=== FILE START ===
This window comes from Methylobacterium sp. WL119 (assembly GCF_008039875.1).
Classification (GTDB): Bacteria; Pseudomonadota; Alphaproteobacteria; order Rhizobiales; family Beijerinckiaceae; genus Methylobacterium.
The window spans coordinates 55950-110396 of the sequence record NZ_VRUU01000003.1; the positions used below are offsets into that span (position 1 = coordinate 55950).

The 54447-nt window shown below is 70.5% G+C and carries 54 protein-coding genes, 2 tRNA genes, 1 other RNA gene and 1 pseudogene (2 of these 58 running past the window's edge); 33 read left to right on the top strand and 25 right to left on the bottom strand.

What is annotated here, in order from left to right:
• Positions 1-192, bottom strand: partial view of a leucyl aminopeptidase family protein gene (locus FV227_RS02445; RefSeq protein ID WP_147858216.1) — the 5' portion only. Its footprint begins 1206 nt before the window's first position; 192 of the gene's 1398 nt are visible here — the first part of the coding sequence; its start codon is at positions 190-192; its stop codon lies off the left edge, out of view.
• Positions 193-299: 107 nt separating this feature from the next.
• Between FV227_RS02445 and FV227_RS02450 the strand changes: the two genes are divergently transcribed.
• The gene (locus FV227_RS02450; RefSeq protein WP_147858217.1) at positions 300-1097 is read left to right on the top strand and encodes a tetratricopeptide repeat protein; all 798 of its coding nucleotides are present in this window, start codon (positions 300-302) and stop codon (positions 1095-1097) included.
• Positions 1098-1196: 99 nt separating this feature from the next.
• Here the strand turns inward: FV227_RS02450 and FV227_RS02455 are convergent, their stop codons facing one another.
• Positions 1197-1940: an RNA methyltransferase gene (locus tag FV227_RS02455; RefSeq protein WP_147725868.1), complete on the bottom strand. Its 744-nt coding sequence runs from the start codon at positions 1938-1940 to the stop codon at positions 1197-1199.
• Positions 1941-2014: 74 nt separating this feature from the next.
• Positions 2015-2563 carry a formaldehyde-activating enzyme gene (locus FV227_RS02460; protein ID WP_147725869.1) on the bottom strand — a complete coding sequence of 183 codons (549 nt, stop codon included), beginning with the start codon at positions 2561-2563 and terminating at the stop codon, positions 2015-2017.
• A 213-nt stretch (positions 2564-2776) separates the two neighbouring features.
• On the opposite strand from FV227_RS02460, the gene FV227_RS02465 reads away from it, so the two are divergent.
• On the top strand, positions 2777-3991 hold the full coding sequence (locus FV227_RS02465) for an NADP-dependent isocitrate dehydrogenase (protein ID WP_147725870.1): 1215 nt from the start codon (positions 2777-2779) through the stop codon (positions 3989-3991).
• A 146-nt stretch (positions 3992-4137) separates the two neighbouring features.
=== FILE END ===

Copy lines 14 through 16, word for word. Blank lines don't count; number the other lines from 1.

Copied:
• Positions 2015-2563 carry a formaldehyde-activating enzyme gene (locus FV227_RS02460; protein ID WP_147725869.1) on the bottom strand — a complete coding sequence of 183 codons (549 nt, stop codon included), beginning with the start codon at positions 2561-2563 and terminating at the stop codon, positions 2015-2017.
• A 213-nt stretch (positions 2564-2776) separates the two neighbouring features.
• On the opposite strand from FV227_RS02460, the gene FV227_RS02465 reads away from it, so the two are divergent.